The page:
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The debate about the TOMS “buy one, give one” model is not new. In sum, TOMS promises that for every pair of shoes it solds, it will give away another pair of shoes to a child in need. So what’s wrong with this? Critics suggest that donating shoes in this way fails to address one of the most important root causes of poverty: a lack of access to fair-paying, sustainable employment” and moreover, undermines local markets.


Today, it appears that TOMS might actually be listening to and responding to this criticism. TOMS recently announced that beginning in January 2014, they will begin to employ 100 Haitians and build a ‘responsible, sustainable’ shoe industry in Haiti, further pledging that, by the end of 2015, TOMS would produce a minimum of one-third of all its giving shoes in places where the shoes are distributed to needy individuals.

These are issues that I grapple with on a daily basis, working for a social business that seeks to sell – at low, affordable prices – many of the same products that other NGOS, mission groups, and international corporations are donating in many of the same communities where we work. It’s a particularly challenging struggle in my region of Sololá, home to countless full-time NGOs and even more one-time volunteer groups, alternative breaks, and “voluntourism” programs, all of whom are drawn to the natural beauty of Lake Atitlan (which, I will admit, is pretty indescribable).

Yesterday, I went to visit the Swan Tinamit internet café and youth learning center in Nahuala,  which also doubles as a point of sale for SolCom by selling our water filters, replacement candelas, solar lamps, and eyeglasses to the surrounding community. During our meeting, I was somewhat distressed to hear that a filters donation project had passed through Nahuala just a few weeks before, donating a large amount of filters similar to those that we sell for 395Q (about $50). But the rest of the conversation was much more heartening. My contact told me that he recognized these donation projects at a threat, noting that the people who receive donate filters versus paying for filters themselves feel much less ownership over the filters themselves, and moreover, that they generally have no idea where to buy their replacement candelas (the ceramic, silver, and carbon “candle” that filters the water) after their year lifespan ends. But he also told me that the recognized this as an opportunity for his store, as he hopes to continue increasing publicity and promotion over the past year, specifically for candelas, so that his fellow community members know where to go to purchase their replacements once the year as passed. So, donations don’t have to be completely problematic – there’s always a flip-side, and a way to turn challenges into opportunities (see what I did there, coworkers?) 🙂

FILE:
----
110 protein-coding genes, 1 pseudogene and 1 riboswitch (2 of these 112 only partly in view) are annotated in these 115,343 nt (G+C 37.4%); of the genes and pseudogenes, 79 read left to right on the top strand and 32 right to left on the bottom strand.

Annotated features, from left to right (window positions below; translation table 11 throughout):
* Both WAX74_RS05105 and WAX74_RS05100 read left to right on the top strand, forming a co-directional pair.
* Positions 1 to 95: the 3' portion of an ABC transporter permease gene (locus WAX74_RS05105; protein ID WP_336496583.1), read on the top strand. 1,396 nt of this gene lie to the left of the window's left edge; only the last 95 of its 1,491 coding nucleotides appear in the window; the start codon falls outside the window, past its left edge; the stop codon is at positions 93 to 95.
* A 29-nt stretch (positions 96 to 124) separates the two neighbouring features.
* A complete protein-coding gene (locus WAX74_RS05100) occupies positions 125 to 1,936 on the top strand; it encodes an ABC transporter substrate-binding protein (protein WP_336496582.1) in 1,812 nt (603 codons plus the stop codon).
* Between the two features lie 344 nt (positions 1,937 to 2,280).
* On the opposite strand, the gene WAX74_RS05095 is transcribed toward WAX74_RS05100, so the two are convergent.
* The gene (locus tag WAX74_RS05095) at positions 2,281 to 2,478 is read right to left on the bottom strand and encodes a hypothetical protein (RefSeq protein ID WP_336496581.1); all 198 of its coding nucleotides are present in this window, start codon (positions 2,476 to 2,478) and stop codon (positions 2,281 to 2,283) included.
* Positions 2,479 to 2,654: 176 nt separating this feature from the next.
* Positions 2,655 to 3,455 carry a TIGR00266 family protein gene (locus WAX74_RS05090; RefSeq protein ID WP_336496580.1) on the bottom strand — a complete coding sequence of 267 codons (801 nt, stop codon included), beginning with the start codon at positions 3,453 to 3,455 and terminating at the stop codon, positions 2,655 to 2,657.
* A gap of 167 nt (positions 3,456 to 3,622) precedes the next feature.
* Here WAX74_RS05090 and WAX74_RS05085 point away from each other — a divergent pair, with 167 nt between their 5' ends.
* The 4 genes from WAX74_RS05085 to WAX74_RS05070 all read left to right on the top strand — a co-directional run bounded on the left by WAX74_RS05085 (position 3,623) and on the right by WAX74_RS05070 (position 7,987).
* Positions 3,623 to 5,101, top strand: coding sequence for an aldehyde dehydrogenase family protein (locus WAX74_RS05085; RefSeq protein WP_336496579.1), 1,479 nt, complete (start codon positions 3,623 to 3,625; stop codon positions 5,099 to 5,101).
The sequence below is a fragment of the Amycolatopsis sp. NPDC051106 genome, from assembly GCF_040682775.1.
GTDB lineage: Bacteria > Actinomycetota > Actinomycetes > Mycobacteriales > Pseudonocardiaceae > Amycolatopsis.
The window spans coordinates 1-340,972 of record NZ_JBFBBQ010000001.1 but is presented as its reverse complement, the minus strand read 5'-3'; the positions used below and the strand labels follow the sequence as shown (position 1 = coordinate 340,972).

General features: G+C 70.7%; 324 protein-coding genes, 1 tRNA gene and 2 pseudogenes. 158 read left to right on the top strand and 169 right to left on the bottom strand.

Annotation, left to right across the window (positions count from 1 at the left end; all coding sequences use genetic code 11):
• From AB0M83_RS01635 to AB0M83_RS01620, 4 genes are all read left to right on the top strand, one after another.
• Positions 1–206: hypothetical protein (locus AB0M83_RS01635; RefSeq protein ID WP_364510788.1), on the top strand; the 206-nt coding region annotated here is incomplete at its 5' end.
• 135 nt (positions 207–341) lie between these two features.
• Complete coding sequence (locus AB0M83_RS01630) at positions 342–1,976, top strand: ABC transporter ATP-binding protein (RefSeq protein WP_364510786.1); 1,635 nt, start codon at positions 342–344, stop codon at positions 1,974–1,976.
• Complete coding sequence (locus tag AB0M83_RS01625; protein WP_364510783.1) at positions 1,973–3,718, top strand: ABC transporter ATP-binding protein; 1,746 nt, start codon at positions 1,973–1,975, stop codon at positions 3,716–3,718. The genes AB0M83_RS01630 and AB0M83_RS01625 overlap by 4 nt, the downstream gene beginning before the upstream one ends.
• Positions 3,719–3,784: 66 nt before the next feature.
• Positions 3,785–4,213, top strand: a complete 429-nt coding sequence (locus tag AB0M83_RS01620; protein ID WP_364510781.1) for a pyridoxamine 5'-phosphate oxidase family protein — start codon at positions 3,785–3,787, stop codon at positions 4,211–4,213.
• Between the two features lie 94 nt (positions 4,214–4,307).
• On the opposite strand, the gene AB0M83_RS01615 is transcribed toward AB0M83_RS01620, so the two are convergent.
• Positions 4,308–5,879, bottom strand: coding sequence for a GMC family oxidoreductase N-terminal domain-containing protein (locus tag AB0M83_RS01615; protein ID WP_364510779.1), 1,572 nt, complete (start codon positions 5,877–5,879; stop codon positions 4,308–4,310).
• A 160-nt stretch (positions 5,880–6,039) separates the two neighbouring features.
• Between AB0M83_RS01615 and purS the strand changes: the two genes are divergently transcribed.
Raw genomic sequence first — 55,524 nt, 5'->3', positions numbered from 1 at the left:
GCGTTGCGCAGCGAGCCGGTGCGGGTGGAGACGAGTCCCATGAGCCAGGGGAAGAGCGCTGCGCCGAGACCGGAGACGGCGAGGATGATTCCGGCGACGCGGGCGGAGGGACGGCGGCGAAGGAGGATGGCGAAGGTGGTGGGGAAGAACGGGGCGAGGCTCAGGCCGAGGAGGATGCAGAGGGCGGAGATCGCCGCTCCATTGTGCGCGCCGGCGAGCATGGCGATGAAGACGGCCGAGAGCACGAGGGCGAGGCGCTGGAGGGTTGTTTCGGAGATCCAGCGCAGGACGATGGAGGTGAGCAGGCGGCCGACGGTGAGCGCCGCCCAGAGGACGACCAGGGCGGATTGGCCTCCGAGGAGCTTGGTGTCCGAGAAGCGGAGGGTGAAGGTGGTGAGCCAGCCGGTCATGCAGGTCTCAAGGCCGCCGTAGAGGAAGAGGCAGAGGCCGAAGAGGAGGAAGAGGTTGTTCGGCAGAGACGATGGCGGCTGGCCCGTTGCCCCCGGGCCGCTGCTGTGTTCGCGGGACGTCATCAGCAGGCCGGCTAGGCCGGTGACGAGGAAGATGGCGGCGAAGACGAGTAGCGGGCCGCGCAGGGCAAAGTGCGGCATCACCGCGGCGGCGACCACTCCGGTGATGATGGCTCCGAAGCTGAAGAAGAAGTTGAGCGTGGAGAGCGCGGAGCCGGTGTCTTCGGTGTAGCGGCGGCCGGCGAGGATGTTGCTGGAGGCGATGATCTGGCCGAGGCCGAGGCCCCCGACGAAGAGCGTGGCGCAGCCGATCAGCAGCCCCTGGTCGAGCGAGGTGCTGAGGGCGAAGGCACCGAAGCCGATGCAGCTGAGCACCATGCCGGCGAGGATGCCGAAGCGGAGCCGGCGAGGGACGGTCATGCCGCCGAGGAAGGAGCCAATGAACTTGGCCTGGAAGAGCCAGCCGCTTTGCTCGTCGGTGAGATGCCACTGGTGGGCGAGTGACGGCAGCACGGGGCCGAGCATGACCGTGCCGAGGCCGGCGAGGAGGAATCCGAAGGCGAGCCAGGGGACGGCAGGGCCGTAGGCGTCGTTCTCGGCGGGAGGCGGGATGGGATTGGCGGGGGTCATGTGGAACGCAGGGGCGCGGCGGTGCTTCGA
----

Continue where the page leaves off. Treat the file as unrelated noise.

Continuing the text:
Take our eye exams, for example. While we charge for our glasses, our eye exams are free – meaning our biggest competition at the moment are the traveling eye clinics which have been popping up all around the country, offering computerized eye exams for 10-15 quetzales ($1-2). Do people value eye exams more if they’re paying for them, rather than receiving them for free? Does it make a difference that the clinics offer exams with a computerized machine, whereas we conduct our exams using a simple paper eye test (which yield completely identical results)? The huge benefit of our model is that our exams are portable and thus easy to transport to even the most remote communities, and beyond that, offering free exams is a fantastic way to promote and publicize our campaigns. But these aren’t questions we’re ignoring and competition analysis is an inherent part of our work, whether it’s eyeglasses or water filters or stoves.

None of this is to say that our work is perfect – far from it. But as we continue to draw lessons and seek out new collaborations with other organizations – with models both similar and different to our own – we will continue to improve and hone the work that we are doing, to maximize our impact and our reach.